Understanding the Document Object Model - 13

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In this video, we discuss the Document Object Model, explaining how the web browser parses and creates the DOM from HTML5 code, the purpose of the window and document objects, the built-in API functions for accessing parts of the DOM, and more.





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    The Discussion

    • User profile image

      Thanks for this video, it explains a lot. 

    • User profile image

      Bob, another option to window.onload event would be to declare the JS file at the bottom of the HTML page. In that case first DOM will get loaded and then JS. I'm not sure whether its a right approach, but I have seen many HTML pages with JS declared in the bottom half. Can you please clarify on this?

    • User profile image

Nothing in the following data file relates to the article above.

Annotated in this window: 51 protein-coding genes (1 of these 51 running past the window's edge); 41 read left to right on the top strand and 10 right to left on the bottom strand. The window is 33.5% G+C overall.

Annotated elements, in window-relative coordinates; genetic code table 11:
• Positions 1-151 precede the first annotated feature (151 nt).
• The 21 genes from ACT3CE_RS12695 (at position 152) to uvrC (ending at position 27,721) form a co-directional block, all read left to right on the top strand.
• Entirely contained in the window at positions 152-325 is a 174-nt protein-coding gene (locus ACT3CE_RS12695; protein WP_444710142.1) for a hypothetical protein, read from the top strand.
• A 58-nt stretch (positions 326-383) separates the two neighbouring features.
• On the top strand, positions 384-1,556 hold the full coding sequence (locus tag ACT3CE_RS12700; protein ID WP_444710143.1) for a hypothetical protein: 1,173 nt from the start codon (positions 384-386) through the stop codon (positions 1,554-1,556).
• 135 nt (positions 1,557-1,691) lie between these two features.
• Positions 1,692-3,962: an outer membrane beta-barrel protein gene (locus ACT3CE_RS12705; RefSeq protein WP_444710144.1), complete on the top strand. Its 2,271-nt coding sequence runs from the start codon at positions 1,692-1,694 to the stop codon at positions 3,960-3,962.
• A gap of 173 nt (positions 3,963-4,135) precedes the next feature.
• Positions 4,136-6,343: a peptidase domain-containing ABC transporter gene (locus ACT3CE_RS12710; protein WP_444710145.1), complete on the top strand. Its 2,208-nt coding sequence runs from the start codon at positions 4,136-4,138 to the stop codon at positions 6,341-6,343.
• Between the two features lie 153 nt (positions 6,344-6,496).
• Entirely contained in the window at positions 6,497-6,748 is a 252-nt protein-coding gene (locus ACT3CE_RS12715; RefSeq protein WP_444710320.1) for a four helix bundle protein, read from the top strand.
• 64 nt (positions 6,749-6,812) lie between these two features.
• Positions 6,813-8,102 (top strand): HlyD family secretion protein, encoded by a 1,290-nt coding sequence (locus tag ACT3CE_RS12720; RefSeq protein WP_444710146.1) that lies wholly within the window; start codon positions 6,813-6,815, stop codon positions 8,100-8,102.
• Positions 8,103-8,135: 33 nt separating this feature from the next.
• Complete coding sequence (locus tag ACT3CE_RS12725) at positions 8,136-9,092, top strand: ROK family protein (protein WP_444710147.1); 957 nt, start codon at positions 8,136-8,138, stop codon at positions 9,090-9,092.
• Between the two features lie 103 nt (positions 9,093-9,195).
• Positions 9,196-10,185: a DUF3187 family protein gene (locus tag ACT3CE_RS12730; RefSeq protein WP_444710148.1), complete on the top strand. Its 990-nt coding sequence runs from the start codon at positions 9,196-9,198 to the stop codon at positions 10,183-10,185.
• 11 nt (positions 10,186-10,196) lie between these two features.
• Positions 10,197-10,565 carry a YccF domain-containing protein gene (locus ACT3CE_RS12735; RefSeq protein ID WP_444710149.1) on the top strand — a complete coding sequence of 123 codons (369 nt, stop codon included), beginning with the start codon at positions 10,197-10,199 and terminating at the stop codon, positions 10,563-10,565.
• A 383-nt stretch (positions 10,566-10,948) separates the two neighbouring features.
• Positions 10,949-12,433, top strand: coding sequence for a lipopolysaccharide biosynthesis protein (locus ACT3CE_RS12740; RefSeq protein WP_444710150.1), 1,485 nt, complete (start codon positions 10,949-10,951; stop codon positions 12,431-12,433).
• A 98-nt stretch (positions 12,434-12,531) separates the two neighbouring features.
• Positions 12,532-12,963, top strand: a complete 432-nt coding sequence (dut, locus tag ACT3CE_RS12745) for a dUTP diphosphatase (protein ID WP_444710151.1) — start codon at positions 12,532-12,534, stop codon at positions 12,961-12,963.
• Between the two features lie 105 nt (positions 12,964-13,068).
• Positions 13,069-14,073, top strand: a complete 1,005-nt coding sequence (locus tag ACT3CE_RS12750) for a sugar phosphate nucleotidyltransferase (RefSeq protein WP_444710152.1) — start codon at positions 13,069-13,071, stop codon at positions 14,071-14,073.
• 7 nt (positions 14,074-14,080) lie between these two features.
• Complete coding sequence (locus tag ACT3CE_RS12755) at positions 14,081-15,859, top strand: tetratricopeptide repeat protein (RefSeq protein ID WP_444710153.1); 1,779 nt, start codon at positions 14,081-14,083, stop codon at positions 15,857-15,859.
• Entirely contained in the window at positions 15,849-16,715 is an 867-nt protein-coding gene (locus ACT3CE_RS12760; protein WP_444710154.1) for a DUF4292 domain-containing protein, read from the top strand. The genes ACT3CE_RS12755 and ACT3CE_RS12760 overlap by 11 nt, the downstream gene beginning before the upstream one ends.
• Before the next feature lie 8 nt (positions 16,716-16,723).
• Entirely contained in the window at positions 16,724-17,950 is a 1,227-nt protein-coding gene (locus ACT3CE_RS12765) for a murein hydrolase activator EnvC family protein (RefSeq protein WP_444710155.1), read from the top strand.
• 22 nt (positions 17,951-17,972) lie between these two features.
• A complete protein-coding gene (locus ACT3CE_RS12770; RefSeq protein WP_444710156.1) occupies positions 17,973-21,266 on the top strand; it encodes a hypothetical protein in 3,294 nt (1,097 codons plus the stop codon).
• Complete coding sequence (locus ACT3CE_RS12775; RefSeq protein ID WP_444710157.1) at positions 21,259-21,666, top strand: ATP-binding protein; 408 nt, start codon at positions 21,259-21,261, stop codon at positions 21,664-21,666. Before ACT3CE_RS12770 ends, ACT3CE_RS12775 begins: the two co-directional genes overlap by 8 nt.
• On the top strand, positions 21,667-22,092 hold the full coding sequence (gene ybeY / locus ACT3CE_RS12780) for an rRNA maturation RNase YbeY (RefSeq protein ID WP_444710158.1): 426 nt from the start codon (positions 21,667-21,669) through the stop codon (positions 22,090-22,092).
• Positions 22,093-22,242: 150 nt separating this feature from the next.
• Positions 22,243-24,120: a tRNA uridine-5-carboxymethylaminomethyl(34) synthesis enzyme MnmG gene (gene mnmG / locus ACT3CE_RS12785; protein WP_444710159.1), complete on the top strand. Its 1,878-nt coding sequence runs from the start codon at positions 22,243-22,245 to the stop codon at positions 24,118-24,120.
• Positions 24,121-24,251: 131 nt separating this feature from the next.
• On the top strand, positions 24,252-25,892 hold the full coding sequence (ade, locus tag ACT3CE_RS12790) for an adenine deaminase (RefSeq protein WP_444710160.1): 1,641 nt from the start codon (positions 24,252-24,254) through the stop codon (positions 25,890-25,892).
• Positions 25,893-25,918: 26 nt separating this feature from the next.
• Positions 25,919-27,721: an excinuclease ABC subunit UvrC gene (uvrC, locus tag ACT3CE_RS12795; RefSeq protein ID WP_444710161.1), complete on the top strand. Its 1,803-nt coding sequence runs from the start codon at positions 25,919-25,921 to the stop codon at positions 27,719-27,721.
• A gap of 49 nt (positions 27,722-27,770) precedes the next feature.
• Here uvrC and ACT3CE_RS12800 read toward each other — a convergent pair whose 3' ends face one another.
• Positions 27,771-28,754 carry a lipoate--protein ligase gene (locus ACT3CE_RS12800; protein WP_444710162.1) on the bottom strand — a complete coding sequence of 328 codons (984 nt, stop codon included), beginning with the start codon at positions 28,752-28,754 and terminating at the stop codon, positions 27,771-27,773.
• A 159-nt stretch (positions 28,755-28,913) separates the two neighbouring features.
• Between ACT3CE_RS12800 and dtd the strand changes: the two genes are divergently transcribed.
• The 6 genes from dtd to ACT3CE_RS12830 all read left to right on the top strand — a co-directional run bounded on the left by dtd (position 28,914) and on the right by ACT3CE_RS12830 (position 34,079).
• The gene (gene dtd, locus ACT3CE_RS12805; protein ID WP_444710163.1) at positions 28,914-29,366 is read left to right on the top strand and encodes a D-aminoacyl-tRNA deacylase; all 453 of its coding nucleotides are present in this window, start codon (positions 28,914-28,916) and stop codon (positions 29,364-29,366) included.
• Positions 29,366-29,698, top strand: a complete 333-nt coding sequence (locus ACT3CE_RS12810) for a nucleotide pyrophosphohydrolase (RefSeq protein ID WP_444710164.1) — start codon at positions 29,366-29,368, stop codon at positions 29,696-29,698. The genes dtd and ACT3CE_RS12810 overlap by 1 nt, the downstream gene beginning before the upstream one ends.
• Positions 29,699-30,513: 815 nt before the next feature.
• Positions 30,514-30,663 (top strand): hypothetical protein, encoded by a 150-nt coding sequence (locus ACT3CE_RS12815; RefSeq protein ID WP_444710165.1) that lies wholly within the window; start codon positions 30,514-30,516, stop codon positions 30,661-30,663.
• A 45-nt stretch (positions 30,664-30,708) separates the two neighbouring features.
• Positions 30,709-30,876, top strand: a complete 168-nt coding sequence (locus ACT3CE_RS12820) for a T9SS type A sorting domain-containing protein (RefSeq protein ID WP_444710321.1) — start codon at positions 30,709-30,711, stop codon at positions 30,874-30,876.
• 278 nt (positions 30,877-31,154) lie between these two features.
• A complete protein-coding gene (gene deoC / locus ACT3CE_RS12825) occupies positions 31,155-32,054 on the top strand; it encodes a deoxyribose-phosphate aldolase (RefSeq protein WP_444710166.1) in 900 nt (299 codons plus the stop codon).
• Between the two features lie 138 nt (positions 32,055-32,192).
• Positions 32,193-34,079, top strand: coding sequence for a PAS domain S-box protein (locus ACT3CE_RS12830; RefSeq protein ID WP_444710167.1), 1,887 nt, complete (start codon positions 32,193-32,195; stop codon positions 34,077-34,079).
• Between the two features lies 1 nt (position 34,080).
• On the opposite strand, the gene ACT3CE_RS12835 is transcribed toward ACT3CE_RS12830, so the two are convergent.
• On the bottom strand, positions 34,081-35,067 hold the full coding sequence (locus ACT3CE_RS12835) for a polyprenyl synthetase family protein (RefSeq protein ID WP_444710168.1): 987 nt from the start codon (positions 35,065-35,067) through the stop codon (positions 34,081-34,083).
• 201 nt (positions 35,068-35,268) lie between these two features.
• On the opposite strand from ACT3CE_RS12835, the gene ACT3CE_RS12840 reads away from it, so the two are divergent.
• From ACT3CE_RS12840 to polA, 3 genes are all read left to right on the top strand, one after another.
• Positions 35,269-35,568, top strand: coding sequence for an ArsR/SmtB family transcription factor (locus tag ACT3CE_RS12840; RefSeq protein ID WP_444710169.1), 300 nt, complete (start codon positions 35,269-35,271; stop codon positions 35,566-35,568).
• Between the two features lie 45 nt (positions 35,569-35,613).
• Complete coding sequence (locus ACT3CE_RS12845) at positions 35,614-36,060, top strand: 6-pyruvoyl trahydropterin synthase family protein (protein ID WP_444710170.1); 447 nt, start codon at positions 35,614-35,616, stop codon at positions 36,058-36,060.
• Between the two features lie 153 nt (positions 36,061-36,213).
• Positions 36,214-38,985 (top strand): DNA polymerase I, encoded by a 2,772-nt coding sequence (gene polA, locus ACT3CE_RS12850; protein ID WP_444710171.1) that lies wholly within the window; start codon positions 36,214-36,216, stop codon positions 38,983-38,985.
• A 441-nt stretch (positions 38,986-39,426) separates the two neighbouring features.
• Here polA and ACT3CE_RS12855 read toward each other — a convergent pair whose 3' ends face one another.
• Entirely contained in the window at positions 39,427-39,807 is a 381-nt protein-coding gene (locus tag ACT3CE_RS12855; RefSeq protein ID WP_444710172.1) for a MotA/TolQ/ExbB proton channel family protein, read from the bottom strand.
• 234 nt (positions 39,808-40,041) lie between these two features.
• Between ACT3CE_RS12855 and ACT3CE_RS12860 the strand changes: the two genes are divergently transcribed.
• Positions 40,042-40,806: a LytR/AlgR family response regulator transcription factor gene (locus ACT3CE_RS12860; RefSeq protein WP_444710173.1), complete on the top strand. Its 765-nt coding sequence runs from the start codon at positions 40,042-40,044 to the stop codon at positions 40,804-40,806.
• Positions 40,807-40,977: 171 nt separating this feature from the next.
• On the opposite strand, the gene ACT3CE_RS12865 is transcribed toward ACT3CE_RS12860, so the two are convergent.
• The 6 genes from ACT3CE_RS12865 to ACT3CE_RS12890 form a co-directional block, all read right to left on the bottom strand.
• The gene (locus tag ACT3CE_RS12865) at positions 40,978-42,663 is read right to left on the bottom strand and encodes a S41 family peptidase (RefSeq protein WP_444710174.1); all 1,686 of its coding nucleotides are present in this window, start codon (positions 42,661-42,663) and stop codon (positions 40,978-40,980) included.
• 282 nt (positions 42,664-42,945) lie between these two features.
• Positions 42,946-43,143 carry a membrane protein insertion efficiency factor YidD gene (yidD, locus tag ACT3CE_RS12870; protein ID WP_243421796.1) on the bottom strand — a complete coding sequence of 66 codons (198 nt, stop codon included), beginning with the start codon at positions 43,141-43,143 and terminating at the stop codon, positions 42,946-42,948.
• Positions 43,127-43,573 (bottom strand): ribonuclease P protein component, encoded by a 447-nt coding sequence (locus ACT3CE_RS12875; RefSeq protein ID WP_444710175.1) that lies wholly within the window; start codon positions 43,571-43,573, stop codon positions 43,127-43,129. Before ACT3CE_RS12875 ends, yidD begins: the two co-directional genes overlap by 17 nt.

Suhail Ahmed

      HonraoPrasad, its good idea to put any other script or style below html, because to increase performance of the page loading, such that when page gets loaded it can then be configured to.

    • User profile image

      Re-opening this closed thread ...

    • User profile image

      Thank you Bob,

      I have a question.

        document.getElementById('clickMe').onclick = runTheExample;

      //why is runTheExample, not runTheExample()?

      When should I put a (), and when I shouldn't put () ?


      Thank you!



    • User profile image

      @Yumikokk: Great question.  The open-close parenthesis ( ) operator tells the JavaScript execution engine to EXECUTE THE FUNCTION NOW.  PULL THE TRIGGER!  However, without the parenthesis, we're merely pointing to a function.  So, in that code, we're saying WHEN someone performs a click on the element called clickMe, THEN pull the trigger.  

      If we put parenthesis on that line:

      document.getElementById('clickMe').onclick = runTheExample();

      ... then we will fire the function right away.  That's not what we want.  We want to fire it off when the clickMe is clicked.

      Does that help? 

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